|November 3, 1814||3 Stat. 247||For their actions at the battles of Chippawa, Niagara, and Erie|
|Major General Edmund P. Gaines||November 3, 1814||3 Stat. 247||For his actions on 15 August 1814 at the Battle of Erie (now known as the Siege of Fort Erie)|
|Major General Alexander Macomb||November 3, 1814||3 Stat. 247||For his actions on 11 September 1814 at The Battle of Plattsburgh|
|Major General Andrew Jackson||February 27, 1815||3 Stat. 249||For the defense of New Orleans in the War of 1812|
|Captain Charles Stewart||February 22, 1816||3 Stat. 341||For the capture of HMS Cyane and HMS Levant. Silver medals awarded to his commissioned officers on board.|
|Captain James Biddle||February 22, 1816||3 Stat. 341||For the capture of HMS Penguin. Silver medals awarded to his commissioned officers on board.|
|Major General William Henry Harrison and
Governor Isaac Shelby
|April 4, 1818||3 Stat. 476||Victors of the Battle of the Thames|
|Colonel George Croghan||February 13, 1835||4 Stat. 792||For the defense of Fort Stephenson|
|Major General Zachary Taylor||July 16, 1846
March 2, 1847
May 9, 1848
|9 Stat. 111
9 Stat. 206
9 Stat. 334-335
|For distinguished achievements during military operations along the Rio Grande
For meritorious achievements at the Battle of Monterrey
For valor at the Battle of Buena Vista
Only individual to be awarded three times, all for his Mexican–American War accomplishments
|Rescuers of the Officers and Crew of the U.S. Brig Somers||March 3, 1847||9 Stat. 208||Awarded to officers and men of French, British, and Spanish ships who rescued officers and men of the Somers during the Mexican–American War.|
|Commander Duncan Ingraham||August 4, 1854||10 Stat. 594–595||For his role in the Koszta Affair|
|Frederick Rose (surgeon)||May 11, 1858||11 Stat. 369||For caring for, and traveling with, the sailors on his ship suffering from yellow fever. First time a Congressional Gold Medal was given to any non-member of the US military.|
|Major General Ulysses S. Grant||December 17, 1863||13 Stat. 399||For gallantry and good conduct of himself and his troops in battles of the rebellion. The medal is currently possessed by the Smithsonian.|
|Cornelius Vanderbilt||January 28, 1864||13 Stat. 401||For donating his steamship Vanderbilt to the Union|
|Captain Robert Creighton
Captain Edwin J. Low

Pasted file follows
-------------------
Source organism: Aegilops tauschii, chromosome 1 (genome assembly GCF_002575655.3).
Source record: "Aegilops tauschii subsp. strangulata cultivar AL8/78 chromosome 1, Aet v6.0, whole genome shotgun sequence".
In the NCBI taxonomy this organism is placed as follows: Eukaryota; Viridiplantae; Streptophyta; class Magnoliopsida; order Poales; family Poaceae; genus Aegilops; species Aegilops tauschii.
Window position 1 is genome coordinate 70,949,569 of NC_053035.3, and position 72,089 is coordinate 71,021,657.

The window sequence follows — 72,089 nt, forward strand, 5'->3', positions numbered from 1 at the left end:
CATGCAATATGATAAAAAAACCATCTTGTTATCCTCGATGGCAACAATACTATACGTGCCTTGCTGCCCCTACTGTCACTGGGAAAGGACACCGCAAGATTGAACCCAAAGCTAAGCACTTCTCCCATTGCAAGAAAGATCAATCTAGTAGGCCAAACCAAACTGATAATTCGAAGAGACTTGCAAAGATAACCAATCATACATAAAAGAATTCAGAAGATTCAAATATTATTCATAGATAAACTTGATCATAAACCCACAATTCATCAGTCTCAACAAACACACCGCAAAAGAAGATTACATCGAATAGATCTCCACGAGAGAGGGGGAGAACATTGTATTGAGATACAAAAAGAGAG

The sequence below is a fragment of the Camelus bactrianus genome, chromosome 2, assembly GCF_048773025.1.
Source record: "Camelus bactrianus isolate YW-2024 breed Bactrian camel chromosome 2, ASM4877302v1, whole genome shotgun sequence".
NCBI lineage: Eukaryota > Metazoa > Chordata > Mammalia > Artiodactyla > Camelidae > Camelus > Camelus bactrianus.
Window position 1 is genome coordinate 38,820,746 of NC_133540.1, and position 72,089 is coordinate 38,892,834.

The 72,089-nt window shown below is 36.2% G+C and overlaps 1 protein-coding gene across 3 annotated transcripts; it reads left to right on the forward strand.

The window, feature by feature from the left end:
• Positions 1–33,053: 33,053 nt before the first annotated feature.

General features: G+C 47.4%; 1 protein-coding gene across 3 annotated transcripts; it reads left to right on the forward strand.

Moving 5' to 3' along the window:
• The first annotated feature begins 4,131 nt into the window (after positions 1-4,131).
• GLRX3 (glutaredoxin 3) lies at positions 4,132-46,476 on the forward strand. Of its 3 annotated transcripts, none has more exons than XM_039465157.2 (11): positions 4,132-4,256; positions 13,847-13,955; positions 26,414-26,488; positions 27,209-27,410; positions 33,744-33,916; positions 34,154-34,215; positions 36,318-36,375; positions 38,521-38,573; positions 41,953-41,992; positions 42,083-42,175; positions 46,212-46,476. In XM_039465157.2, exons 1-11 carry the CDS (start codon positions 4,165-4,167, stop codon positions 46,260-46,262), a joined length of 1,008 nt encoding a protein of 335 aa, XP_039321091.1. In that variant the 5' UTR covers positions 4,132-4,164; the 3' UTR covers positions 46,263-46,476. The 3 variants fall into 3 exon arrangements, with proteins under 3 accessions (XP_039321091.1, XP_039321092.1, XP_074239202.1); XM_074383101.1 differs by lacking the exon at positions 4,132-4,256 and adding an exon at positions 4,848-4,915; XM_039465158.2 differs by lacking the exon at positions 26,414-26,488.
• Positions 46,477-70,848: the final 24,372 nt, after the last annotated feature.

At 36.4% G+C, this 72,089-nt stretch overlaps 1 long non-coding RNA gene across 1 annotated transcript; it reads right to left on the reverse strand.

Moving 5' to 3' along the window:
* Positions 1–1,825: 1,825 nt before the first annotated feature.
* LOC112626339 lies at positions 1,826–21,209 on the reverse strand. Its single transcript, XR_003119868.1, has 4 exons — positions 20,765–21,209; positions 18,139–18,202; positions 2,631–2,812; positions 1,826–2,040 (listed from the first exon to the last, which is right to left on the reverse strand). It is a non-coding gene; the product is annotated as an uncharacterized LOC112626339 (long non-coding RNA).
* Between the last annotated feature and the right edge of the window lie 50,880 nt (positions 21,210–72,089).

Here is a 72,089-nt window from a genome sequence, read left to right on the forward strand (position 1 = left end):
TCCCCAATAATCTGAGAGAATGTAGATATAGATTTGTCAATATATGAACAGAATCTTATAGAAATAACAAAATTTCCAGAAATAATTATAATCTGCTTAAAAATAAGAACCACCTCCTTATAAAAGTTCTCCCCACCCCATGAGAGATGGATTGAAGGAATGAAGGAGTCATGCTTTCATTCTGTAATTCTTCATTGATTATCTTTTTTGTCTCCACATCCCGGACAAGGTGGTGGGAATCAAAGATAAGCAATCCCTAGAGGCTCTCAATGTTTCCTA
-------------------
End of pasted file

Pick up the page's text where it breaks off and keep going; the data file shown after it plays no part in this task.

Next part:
Captain George C. Stouffer
|July 26, 1866||14 Stat. 365–366||For rescuing "about 500" Americans from the wreck of the steamship San Francisco|
|Cyrus West Field||March 2, 1867||14 Stat. 574||For establishing the first Transatlantic telegraph cable|
|George Peabody||March 16, 1867||15 Stat. 20||For giving $2,000,000 for the promotion of education in the more destitute portions of the southern and southwestern States.|
|George F. Robinson||March 1, 1871||16 Stat. 704||For actions to protect William H. Seward during an assassination attempt and save his life afterwards.|
|Captain Jared Crandall and Others||February 24, 1873||17 Stat. 638||For rescue operations involving the steamer Metis. Statute does not specifically call for gold medals to the ten individuals cited (including Crandall), instead leaves it to the discretion of the President. Unclear if any were gold.|
|John Horn Jr.||June 20, 1874
April 28, 1904
|18 Stat. 573
33 Stat. 1684–1685
|Noted lifesaver. 1904 medal was a re-issue of the earlier award, which Horn claimed had been stolen. Customarily, the Secretary of the Treasury had issued duplicate medals upon the submission of absolute proof that showed the originals had been irrecoverably lost or destroyed. Since such proof was absent in Horn's case, congressional approval was necessary before the medal could be replaced.|
|John Fox Slater||February 5, 1883||22 Stat. 636||United States philanthropist known for assisting in the education of emancipated African American slaves.|
|Joseph Francis||August 27, 1888||25 Stat. 1249||Inventor of life-saving tools. The medal is currently possessed by the Smithsonian.|
|Chief Engineer George Wallace Melville and Others||September 30, 1890||26 Stat. 552–553||To commemorate the perils encountered during the Jeannette Expedition. 8 gold and 25 silver medals were struck, in decoration form, suspended from a ribbon.|